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How Has America Changed Since 9/11?

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How Has America Changed Since 9/11?

Sean Adair

Sean Adair

Sean Adair

Alexander Campbell, Opinion Writer

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In the hours, days and weeks after 9/11, volunteers made their way towards what they called  “The Pile,” the area where the twin towers once stood. During that time, the search was on for any survivors of the building collapse. Nothing since the attacks have brought people together like this. Rapidly, blood banks filled to capacity. Shortly after, rescue efforts started, and volunteers began making stretchers from scrap wood. Welders went to the ruins to cut metal, and hundreds of civilians volunteered for the effort, finding twelve people alive in total.

During those rescue efforts, fires burned under the World Trade Center for three months, and in the years after 9/11, tens of thousands of Americans were reporting illnesses and exposure to toxins, although estimates from the CDC state that “Upwards of 400,000 people were exposed to toxic contaminants, risks of traumatic injury, and emotional stress in the days, weeks, and months following 9/11,” according to a September 11, 2015 article.  

Those attacks had touched America in a way nothing else had, exposing to the world that America wasn’t invulnerable. After the attacks, people from every religion, every background, and every place in America came together for the good of the people, taking the first steps in rebuilding what had been lost.

President George W. Bush stated during his address to the nation on September 11, 2001; “This is a day when Americans from every walk of life unite in our resolve for justice and peace.”  

Of course, that idea could easily be radicalized, turning into faith for a nation which simply didn’t exist. 9/11 had also brought people apart, permanently changing how Eastern minorities, such as Muslims, were viewed with a war which America has never really fully stepped away from, where various other terror groups have risen since Bin Laden’s death, such as ISIS.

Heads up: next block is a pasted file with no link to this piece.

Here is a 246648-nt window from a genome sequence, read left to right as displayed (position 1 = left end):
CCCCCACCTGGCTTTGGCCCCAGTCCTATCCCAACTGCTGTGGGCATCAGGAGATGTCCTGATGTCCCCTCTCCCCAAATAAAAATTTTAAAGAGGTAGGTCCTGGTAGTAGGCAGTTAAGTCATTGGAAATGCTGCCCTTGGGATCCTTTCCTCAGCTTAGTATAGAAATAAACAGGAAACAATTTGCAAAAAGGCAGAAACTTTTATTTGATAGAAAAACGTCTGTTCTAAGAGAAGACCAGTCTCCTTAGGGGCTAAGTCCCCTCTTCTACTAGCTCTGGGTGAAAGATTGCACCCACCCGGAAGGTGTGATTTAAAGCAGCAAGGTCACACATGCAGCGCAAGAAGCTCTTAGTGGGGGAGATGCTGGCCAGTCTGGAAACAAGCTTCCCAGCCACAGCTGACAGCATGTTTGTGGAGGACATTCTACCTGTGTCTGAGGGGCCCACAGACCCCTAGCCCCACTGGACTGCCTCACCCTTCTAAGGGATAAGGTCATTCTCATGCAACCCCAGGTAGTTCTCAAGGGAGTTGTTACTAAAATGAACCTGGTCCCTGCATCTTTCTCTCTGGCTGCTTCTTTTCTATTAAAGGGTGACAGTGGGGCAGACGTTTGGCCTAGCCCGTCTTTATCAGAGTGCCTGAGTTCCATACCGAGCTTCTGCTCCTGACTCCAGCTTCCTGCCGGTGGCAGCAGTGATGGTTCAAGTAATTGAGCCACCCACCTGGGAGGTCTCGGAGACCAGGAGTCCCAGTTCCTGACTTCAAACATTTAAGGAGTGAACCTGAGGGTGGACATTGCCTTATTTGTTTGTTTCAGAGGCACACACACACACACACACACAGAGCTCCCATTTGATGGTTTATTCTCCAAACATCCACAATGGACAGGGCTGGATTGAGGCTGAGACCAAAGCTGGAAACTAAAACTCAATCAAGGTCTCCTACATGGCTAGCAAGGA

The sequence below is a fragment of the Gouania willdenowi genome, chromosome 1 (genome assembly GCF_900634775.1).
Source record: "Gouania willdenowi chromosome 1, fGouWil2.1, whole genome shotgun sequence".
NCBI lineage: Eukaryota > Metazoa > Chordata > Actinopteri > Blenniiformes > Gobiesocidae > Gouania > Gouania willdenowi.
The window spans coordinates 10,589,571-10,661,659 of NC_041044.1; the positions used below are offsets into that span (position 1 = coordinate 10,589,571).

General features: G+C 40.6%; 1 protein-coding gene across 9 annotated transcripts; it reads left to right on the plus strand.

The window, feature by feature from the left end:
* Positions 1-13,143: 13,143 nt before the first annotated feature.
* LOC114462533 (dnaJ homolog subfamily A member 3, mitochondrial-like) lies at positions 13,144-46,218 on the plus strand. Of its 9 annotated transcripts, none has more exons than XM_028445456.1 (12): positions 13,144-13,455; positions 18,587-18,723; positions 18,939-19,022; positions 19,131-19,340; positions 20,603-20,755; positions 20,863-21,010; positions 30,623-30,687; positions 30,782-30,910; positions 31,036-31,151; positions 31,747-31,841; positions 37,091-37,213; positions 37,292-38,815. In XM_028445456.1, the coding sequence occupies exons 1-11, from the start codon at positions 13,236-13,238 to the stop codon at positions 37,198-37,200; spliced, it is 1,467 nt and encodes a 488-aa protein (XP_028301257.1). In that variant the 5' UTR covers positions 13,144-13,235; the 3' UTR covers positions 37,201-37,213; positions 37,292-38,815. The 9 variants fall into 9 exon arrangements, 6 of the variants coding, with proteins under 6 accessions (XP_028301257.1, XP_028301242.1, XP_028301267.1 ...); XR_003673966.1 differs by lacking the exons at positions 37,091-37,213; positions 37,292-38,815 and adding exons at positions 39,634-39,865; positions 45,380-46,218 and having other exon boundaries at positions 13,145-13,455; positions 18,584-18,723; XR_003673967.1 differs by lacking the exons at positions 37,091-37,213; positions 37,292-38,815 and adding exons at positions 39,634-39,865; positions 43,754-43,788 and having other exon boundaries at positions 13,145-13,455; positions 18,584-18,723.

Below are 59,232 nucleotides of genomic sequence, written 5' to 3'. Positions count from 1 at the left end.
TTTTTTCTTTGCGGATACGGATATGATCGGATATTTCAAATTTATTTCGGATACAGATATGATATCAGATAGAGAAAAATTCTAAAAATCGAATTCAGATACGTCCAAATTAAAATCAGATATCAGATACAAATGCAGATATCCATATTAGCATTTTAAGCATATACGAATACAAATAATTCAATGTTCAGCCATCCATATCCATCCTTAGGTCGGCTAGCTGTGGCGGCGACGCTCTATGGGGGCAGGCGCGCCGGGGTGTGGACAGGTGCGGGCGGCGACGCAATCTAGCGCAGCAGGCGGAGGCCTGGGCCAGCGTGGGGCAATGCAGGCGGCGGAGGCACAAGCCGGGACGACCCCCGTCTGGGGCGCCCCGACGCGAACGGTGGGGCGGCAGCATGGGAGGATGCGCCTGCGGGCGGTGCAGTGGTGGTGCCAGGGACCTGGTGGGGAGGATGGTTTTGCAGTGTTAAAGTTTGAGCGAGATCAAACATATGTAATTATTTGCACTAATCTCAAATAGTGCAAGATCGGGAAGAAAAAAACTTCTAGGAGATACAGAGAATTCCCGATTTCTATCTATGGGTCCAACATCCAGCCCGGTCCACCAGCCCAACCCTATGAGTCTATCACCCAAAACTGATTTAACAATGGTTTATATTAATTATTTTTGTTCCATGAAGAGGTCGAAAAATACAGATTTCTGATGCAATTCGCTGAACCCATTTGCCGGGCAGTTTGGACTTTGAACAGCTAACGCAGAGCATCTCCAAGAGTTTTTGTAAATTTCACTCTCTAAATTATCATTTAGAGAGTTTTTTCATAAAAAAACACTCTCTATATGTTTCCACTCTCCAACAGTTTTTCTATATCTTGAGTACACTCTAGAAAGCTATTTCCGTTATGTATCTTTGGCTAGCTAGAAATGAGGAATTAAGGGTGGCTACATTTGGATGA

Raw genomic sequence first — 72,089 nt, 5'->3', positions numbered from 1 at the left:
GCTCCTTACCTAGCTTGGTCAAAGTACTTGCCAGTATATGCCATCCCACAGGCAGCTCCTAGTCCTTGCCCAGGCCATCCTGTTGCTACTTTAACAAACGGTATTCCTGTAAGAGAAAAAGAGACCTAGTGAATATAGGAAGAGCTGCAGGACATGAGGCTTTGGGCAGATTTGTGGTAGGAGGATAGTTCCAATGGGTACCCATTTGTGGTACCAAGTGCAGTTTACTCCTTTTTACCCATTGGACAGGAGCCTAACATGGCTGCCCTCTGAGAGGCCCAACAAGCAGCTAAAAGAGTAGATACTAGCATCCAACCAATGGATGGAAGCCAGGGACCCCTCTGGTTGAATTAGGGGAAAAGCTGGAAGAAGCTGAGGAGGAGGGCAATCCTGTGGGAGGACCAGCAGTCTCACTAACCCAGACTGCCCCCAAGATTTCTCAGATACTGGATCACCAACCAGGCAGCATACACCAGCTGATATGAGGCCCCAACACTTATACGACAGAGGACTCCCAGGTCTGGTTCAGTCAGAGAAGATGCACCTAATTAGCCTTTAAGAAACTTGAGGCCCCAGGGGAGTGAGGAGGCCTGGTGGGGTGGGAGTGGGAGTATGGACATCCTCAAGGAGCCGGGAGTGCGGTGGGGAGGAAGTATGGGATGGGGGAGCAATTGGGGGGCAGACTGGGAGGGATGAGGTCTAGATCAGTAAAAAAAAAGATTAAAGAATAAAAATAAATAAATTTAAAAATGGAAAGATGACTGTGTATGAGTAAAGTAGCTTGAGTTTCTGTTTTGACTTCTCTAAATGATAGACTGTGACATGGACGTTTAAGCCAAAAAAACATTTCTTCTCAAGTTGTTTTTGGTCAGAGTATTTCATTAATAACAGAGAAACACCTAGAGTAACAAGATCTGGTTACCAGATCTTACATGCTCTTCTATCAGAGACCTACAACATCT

The current war has been split into two different operations, Operation Enduring Freedom, which ended in 2014, and Operation Freedom’s Sentinel, beginning in 2015 and continuing to the present day. Operation Enduring Freedom followed the October 7th invasion of Afghanistan, with the US working alongside a coalition of countries, such as England, Canada, Germany, Australia, as well as the Afghan Northern Alliance.

The war was massive, with Allied Forces fighting against guerilla warfare, and fighters with a belief so radical, they were willing to do anything for their belief. One of the largest moments during the war was the death of Osama bin Laden. On May 2, 2011, SEAL Team Six was tasked with the death of the leader and founder of Al-Qaeda in his compound in Abbottabad, Pakistan. After he was killed, he was taken to Afghanistan for body identification, and was buried at sea in less than 24 hours.

Back in America, things hadn’t changed much for military recruitment. In 2001 and 2002, the military had met the recruitment requirements for the year, but was beginning to fall short of its 80,000 person goal for the year, starting in 2005. People were also enlisting for different reasons. Before 9/11, people would enlist because they would need the college money, or the training, or to get away from where they were.

The Department of Defense had issued a statement on September 8, 2011, in an article on the topic of patriotism and recruitment in the military, “Sept. 11, 2001, changed that. In the days, weeks and months thereafter, Diepenbrock, like military recruiters around the nation, watched in amazement from her Cincinnati office as people who never would have thought of joining — or re-joining, as many would have it — approached recruiters with the sole purpose of defending America”

To conclude, 9/11 had brought America together in ways nothing else had, but in the same stroke, had brought America apart in a deadly war that we are still dealing with. I believe it’s important to highlight those changes, because the world we live in is drastically different from the world that was before 9/11, and because the attacks are rarely touched on outside of news outlets. On top of that, almost every student attending East High school was born after the attacks, with no students having memories of the attacks.

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How Has America Changed Since 9/11?